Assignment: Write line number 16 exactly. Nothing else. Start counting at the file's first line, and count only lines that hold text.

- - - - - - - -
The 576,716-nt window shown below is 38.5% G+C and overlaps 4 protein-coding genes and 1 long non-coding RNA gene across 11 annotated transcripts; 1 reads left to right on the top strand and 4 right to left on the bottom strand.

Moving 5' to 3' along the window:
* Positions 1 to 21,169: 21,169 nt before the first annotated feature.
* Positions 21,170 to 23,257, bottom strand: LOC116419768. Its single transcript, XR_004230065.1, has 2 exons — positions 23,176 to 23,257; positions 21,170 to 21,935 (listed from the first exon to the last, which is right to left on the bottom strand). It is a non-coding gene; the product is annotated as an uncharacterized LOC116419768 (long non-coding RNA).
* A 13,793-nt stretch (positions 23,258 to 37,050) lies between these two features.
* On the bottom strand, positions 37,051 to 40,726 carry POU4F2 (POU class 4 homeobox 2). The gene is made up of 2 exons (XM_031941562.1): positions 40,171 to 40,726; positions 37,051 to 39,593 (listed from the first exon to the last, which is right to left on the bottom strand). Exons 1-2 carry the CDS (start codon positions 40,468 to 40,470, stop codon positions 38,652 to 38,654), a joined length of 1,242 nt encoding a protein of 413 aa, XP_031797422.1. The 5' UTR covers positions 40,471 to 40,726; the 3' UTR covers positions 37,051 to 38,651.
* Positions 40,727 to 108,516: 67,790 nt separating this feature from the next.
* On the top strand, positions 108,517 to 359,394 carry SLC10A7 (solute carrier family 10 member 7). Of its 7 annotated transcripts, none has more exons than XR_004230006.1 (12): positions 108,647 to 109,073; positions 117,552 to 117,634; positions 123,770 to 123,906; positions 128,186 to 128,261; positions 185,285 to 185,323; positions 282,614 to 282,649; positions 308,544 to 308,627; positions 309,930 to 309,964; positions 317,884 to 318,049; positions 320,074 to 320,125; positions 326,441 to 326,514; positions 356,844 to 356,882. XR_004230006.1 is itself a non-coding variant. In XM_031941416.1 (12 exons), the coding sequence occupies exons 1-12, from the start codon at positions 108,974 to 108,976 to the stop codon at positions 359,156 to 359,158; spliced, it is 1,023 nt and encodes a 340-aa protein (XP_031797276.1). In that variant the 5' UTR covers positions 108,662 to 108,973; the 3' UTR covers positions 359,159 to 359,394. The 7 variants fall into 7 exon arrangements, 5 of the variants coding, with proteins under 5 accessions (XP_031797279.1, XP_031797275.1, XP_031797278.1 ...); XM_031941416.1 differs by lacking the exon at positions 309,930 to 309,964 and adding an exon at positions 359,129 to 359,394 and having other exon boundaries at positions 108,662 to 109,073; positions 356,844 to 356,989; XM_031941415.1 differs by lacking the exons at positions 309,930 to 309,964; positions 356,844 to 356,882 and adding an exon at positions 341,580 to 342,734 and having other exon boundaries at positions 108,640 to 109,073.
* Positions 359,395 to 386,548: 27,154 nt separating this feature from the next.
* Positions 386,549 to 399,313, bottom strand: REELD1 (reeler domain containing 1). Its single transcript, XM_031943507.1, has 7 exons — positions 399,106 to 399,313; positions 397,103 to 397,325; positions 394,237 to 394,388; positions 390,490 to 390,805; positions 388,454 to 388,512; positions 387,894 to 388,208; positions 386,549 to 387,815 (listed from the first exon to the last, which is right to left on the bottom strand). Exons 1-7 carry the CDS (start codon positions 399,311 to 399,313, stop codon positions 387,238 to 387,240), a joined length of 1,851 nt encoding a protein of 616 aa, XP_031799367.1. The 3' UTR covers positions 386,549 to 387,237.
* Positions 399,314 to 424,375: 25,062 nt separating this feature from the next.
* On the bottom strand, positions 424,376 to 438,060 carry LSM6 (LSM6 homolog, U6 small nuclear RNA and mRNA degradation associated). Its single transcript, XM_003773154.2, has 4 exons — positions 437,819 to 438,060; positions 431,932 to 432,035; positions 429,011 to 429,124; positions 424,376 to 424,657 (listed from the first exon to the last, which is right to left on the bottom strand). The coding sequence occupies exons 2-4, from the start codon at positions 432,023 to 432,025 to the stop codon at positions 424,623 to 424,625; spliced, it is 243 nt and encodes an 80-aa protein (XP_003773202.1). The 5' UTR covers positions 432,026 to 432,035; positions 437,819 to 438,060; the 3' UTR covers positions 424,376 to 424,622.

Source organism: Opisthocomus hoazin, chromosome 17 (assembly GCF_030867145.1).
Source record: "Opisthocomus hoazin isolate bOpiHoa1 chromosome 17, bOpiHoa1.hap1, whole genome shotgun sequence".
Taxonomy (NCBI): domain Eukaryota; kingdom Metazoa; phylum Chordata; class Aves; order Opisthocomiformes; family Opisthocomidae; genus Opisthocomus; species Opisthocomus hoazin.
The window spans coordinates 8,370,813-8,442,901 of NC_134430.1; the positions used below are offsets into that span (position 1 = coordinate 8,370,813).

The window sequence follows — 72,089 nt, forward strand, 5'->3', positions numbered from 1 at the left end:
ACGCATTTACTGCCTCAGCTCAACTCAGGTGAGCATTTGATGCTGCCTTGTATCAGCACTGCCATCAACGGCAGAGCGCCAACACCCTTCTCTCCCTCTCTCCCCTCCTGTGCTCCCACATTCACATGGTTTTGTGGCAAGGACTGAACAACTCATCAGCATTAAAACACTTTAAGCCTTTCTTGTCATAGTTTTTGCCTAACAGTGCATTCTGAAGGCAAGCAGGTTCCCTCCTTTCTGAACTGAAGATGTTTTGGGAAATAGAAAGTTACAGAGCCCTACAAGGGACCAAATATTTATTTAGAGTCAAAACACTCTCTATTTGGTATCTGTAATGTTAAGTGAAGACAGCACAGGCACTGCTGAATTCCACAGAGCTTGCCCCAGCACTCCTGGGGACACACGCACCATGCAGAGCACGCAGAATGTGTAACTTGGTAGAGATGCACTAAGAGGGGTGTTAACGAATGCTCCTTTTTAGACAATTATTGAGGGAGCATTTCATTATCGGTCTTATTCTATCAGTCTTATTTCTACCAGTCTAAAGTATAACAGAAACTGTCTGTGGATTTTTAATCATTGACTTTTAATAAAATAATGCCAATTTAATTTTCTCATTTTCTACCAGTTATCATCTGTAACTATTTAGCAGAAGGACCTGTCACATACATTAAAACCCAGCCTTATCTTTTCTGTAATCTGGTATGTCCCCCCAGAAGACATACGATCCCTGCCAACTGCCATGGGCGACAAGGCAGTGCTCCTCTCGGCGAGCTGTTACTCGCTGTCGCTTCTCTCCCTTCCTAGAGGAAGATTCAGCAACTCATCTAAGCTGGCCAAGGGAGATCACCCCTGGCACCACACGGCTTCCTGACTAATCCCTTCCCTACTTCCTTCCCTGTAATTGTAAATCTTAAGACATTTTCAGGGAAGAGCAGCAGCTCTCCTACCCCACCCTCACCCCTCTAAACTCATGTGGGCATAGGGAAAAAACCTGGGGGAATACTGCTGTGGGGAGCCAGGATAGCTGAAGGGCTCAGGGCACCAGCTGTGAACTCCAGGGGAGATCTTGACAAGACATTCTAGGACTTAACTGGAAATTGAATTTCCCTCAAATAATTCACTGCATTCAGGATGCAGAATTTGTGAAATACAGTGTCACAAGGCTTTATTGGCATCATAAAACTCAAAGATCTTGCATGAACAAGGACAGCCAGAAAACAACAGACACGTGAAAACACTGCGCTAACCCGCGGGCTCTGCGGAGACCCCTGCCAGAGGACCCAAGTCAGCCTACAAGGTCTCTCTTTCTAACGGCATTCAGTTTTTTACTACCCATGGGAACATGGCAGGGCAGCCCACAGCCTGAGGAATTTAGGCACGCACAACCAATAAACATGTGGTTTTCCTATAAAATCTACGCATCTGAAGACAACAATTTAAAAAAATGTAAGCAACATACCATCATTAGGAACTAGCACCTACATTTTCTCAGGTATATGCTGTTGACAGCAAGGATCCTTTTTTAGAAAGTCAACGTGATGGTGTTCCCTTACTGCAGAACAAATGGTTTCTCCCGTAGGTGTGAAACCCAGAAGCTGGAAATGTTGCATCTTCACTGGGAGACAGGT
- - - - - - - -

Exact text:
The window spans coordinates 8,370,813-8,442,901 of NC_134430.1; the positions used below are offsets into that span (position 1 = coordinate 8,370,813).